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A Look at Video Game Addiction

Is your child glued to the screen? One expert says it's better to wean players from the controllers than it is to go cold turkey.

It seems like we toss around the term “addiction” rather easily. Chocolate, shoes, yoga, puggles, Pinterest; we can’t just like something a lot, we have to be “addicted” to it. But what actually constitutes a real addiction?

Actually, there are two types of addictions, substance addictions and behavioral addictions. With a behavioral addiction, a person will obsessively think about, and compulsively engage in an activity, even though there are harmful consequences. If your son spends all his waking hours counting down the minutes until he can play Call of Duty, you may have a problem. If he has stopped studying, hanging out with friends, or sleeping to get in more playing time, you definitely have a problem.

, I recently sat down with Dr. David Greenfield, one of the leading authorities on Internet and cyber psychology, including its use and abuse, and author of “Virtual Addiction,” to discuss video game addiction.

Sue: Let’s start with the obvious; can playing video games be addictive?

Dr. Dave: The unpredictability and novelty of the internet medium itself is addictive. Video games work on the principal of operant conditioning. When playing the game, the reward center of the brain is stimulated releasing dopamine, a powerful “feel good” chemical in the brain. In addition, the player doesn’t know when the reward is coming, making it all the more addictive. He or she will continuously play, looking for that “hit” of dopamine.

Sue: It seems boys are more attracted to video games than girls. Why is this?

Dr. Dave: Boys are more likely to become addicted to video games because they are hardwired for competition. It is easier and less stressful to have virtual social interactions, and it gives them the opportunity to be “King of the Hill” in the virtual world, which is something they might not get in the real world.

Sue: One way to get a kid to stop playing is to just throw the Xbox away. Is that what you would tell parents to do?

Dr. Dave: Getting rid of the gaming device, while it seems like a good idea, isn’t the best way to handle a video game addiction. In extreme cases a child can get violent when it is taken away due to the withdrawal component. You want to break the cycle without causing a rift in the family.

Sue: What should parents do to break that cycle?

Dr. Dave: Before a child can be weaned off the virtual world, it is imperative to strengthen real world experiences. There are other ways to increase dopamine levels, such as sports, academic accomplishments and trying out for plays. Having alternative activities also has the benefit of eating up time which leaves less time for gaming. Of course, parents should limit and monitor use of video games, texting and social networking. Just being more involved in your child’s life will help your child kick the habit.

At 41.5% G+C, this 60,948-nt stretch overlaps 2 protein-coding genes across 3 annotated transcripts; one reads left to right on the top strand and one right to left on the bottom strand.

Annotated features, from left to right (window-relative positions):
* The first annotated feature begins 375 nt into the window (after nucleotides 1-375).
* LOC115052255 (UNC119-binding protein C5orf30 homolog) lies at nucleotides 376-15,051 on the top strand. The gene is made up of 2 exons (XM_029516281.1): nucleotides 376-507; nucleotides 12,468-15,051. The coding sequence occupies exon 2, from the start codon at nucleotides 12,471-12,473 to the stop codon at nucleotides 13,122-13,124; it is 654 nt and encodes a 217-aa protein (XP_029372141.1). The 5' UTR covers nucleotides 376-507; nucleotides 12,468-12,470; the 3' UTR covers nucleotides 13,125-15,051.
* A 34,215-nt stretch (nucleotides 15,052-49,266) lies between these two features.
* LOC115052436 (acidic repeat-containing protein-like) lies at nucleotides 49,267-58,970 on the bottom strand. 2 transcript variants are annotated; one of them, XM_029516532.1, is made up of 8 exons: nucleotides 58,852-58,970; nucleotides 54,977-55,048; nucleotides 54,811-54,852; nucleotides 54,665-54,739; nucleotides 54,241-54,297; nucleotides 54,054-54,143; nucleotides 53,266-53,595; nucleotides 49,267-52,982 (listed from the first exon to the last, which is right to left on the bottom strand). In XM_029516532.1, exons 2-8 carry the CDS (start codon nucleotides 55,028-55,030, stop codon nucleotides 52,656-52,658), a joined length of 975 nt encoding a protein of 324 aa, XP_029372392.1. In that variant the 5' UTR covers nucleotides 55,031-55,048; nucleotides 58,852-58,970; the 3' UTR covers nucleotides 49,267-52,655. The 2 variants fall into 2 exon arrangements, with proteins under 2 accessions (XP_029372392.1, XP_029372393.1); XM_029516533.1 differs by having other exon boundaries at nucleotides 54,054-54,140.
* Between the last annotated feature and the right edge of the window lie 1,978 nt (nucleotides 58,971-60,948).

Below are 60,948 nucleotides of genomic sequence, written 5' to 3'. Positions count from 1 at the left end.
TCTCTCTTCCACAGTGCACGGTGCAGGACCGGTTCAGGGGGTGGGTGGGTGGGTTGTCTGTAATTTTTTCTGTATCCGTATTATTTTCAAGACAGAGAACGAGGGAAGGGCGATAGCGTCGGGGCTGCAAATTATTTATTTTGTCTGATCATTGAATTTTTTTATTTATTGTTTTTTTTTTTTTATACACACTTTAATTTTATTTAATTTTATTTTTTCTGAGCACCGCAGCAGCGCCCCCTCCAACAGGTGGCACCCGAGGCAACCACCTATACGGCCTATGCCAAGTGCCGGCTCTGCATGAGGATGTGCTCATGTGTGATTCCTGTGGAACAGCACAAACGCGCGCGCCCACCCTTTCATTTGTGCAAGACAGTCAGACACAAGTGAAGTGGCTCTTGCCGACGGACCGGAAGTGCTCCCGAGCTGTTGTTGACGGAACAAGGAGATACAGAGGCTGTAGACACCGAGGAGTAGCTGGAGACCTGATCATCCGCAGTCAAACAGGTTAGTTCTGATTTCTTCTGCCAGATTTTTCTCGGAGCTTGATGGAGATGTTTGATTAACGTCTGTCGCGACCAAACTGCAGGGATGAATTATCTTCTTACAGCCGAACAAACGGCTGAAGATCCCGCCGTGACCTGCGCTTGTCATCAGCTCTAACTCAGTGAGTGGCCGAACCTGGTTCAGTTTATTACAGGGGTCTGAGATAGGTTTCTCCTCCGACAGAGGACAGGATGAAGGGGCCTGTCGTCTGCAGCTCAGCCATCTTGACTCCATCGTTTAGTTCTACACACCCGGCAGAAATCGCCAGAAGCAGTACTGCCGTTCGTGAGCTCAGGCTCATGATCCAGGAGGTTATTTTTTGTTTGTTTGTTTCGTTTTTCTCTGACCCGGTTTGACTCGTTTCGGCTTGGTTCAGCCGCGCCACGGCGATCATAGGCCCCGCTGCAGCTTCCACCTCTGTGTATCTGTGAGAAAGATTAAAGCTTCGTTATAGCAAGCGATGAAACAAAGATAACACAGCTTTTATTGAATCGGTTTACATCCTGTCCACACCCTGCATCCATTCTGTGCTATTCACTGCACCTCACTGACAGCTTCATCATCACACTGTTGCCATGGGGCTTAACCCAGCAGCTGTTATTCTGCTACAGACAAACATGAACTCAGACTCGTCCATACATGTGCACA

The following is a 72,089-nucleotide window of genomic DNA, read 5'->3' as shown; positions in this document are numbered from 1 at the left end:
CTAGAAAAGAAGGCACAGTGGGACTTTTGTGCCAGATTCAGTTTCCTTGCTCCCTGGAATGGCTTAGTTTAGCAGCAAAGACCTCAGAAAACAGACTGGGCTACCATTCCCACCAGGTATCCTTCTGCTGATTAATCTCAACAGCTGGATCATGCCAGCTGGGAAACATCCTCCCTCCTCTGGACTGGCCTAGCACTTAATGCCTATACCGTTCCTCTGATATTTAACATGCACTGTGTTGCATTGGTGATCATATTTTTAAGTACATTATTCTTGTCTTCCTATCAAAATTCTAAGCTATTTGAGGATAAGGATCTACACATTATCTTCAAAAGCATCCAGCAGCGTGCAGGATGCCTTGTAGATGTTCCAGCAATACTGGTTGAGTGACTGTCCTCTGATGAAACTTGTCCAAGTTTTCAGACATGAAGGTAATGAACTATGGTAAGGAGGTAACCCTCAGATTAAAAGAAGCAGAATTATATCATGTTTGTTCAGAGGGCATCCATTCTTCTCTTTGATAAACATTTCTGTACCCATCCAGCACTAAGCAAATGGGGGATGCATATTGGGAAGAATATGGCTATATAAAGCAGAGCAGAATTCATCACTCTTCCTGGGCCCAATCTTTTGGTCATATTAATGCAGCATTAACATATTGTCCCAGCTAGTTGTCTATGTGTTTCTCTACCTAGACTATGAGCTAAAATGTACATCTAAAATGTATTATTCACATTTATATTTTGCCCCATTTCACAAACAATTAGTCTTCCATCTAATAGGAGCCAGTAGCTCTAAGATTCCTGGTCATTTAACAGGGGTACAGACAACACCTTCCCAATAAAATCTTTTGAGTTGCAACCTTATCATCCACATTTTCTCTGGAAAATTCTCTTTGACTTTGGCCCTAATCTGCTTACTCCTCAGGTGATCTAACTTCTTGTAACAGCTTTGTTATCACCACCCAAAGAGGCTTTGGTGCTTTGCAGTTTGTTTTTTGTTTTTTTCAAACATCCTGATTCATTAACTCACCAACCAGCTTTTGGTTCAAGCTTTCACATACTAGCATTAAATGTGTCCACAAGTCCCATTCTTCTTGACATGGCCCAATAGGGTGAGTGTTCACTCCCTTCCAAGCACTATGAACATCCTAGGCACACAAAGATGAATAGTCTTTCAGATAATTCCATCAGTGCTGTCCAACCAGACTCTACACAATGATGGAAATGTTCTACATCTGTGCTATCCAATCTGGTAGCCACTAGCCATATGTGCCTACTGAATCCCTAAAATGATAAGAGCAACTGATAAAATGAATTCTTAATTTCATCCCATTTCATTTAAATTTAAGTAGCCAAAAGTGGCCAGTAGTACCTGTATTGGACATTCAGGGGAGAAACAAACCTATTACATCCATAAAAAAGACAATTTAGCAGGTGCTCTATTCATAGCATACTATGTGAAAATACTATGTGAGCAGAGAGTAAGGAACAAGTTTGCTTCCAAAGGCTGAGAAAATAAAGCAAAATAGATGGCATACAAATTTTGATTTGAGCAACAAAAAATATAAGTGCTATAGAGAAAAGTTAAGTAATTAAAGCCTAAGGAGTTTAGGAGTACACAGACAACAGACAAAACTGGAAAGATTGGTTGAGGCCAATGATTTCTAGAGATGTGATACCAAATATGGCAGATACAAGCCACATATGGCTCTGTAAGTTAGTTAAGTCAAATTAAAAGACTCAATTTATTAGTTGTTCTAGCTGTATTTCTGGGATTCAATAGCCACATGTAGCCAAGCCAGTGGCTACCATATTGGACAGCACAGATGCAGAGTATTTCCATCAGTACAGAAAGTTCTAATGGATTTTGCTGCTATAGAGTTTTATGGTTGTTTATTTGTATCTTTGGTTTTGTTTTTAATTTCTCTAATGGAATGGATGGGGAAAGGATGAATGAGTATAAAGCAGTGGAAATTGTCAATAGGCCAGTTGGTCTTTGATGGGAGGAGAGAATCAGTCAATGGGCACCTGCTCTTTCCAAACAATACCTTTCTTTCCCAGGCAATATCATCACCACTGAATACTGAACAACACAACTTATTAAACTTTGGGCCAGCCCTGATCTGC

Brian L. February 25, 2012 at 01:24 PM
Granted that I am a slightly older gamer now (starting with a turbo grafx 16), but I feel that it still comes down to parenting, now and then. It seems as though rather than deal or play with their kids parents let the tv and the gaming take care of that. When I was younger my parents promoted me to be involved in soccer and baseball and being outside. Building a strong interest in those activities kept me wanting more. I played video games, I still do as I am raising my own son. But I plan on keeping those game systems locked away until he has a chance to learn to like being outside with us just as well.
Rainstreet February 25, 2012 at 03:08 PM
Susan I am really starting to come around with your articles. Another good one. I agree with Brian. It does come down to parenting. Just like TV, video games can act as a babysitter. It keeps them occupied so you can just relax or do work. Then, when you see it is a problem, it is usually too late because they are consumed with it, similar to drinking or smoking. It becomes a part of their everyday life. Parents can stop this but they need to put limits on everything. That's why we are parents. I am a teacher and I was appalled when a parent of one of my students let him stay home from school because a video game was coming out. It did not matter that the student was getting a D because he was not doing his homework. I blame the parent 100%. Over the years, I have learned how not to act as a parent based on the lack of parenting of my students parents.
Mark February 25, 2012 at 06:09 PM
I agree parents may or may not let their child play video games. Unfortunately, the kid's finds ways around it. Weather its going to gaming centers to get their fix or their friends house. Like Dr.Dave said, it is an addiction. Simply accepting that they play video games and even participate with them to get on their level will result in cooperation. Would you rather listen to some that relates with you or someone that engages in acts to break your habits?
Brian L. February 26, 2012 at 12:05 AM
Fair enough. I was speaking more to the ways I'll try to prevent it as a gamer and new parent. Try and nip it early and go the right way from there. Once it becomes an addiction that speaks much more to what you are saying. Again, speaking as a gamer there were nights when I used to stay up until 4 or 5 and not even realize it. These games now suck you in completely and act as a social outlet as well now that you can talk and play online with friends and randoms. I totally agree with the article about it being a real addiction and trying to break it or mend it appropriately .

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